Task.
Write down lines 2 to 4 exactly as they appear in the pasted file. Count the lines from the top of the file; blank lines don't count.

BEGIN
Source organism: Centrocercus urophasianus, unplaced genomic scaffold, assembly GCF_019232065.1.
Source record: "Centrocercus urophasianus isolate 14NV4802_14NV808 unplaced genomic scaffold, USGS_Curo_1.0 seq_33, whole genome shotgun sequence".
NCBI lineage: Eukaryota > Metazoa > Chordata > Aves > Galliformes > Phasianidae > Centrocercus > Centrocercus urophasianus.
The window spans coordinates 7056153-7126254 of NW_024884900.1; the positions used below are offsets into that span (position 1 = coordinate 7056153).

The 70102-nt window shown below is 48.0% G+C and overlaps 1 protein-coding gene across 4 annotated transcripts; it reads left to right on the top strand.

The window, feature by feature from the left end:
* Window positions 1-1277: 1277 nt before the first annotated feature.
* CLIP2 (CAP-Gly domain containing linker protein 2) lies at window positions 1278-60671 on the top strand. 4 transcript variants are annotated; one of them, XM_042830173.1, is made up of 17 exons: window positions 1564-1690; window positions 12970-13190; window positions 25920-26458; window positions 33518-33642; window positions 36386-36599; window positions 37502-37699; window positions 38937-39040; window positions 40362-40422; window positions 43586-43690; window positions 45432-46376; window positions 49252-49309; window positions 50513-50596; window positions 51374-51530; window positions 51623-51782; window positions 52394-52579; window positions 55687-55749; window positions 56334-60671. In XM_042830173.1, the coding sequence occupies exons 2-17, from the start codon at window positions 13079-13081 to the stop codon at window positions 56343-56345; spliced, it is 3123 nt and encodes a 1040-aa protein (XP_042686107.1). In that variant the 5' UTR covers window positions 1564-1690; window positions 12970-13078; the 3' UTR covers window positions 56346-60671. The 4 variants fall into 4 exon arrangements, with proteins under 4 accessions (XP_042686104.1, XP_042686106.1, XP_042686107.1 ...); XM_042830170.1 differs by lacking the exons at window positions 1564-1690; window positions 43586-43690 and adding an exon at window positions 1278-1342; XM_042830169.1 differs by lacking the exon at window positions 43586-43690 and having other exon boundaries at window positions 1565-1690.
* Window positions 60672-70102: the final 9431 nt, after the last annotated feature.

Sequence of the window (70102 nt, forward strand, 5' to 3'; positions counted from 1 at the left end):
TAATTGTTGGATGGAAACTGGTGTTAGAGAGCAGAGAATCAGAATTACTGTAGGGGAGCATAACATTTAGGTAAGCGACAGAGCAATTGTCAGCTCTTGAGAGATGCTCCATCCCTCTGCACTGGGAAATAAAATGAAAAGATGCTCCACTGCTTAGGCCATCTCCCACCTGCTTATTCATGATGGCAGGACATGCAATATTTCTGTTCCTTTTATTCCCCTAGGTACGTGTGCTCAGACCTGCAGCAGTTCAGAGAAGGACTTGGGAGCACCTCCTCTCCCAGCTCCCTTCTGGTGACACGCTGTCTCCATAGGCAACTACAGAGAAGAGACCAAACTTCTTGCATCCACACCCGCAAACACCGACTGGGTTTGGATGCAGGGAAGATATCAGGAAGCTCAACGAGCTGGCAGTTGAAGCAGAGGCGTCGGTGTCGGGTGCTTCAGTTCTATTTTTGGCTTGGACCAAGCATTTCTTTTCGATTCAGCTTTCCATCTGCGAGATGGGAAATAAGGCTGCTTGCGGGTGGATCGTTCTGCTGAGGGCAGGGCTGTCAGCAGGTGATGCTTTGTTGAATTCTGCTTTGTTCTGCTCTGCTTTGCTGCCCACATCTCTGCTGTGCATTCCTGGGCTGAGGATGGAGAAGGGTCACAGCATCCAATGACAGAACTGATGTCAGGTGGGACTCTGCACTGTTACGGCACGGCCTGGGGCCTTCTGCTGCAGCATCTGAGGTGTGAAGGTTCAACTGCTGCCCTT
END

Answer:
Source record: "Centrocercus urophasianus isolate 14NV4802_14NV808 unplaced genomic scaffold, USGS_Curo_1.0 seq_33, whole genome shotgun sequence".
NCBI lineage: Eukaryota > Metazoa > Chordata > Aves > Galliformes > Phasianidae > Centrocercus > Centrocercus urophasianus.
The window spans coordinates 7056153-7126254 of NW_024884900.1; the positions used below are offsets into that span (position 1 = coordinate 7056153).